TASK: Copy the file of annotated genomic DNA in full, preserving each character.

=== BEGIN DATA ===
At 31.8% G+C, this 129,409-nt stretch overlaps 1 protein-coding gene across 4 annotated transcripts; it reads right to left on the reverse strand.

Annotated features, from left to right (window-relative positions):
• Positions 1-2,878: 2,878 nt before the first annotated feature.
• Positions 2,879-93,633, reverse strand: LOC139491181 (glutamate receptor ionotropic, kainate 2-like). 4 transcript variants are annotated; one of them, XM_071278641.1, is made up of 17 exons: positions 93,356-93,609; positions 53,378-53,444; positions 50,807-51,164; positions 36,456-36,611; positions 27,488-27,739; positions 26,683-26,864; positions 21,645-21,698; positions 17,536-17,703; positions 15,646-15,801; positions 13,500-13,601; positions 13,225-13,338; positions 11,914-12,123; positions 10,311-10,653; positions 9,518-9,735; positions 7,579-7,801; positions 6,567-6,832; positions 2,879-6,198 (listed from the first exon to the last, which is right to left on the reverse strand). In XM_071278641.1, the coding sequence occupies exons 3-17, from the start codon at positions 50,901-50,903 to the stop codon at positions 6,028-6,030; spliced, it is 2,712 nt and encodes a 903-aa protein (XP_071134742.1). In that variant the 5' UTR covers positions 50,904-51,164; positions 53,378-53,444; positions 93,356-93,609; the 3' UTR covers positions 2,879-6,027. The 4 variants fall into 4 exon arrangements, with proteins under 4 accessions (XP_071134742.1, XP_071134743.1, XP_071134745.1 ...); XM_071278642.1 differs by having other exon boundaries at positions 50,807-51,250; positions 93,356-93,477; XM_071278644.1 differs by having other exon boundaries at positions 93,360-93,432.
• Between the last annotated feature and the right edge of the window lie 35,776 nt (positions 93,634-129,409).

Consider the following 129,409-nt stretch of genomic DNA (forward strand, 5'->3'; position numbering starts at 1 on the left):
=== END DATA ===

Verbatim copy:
At 31.8% G+C, this 129,409-nt stretch overlaps 1 protein-coding gene across 4 annotated transcripts; it reads right to left on the reverse strand.

Annotated features, from left to right (window-relative positions):
• Positions 1-2,878: 2,878 nt before the first annotated feature.
• Positions 2,879-93,633, reverse strand: LOC139491181 (glutamate receptor ionotropic, kainate 2-like). 4 transcript variants are annotated; one of them, XM_071278641.1, is made up of 17 exons: positions 93,356-93,609; positions 53,378-53,444; positions 50,807-51,164; positions 36,456-36,611; positions 27,488-27,739; positions 26,683-26,864; positions 21,645-21,698; positions 17,536-17,703; positions 15,646-15,801; positions 13,500-13,601; positions 13,225-13,338; positions 11,914-12,123; positions 10,311-10,653; positions 9,518-9,735; positions 7,579-7,801; positions 6,567-6,832; positions 2,879-6,198 (listed from the first exon to the last, which is right to left on the reverse strand). In XM_071278641.1, the coding sequence occupies exons 3-17, from the start codon at positions 50,901-50,903 to the stop codon at positions 6,028-6,030; spliced, it is 2,712 nt and encodes a 903-aa protein (XP_071134742.1). In that variant the 5' UTR covers positions 50,904-51,164; positions 53,378-53,444; positions 93,356-93,609; the 3' UTR covers positions 2,879-6,027. The 4 variants fall into 4 exon arrangements, with proteins under 4 accessions (XP_071134742.1, XP_071134743.1, XP_071134745.1 ...); XM_071278642.1 differs by having other exon boundaries at positions 50,807-51,250; positions 93,356-93,477; XM_071278644.1 differs by having other exon boundaries at positions 93,360-93,432.
• Between the last annotated feature and the right edge of the window lie 35,776 nt (positions 93,634-129,409).

Consider the following 129,409-nt stretch of genomic DNA (forward strand, 5'->3'; position numbering starts at 1 on the left):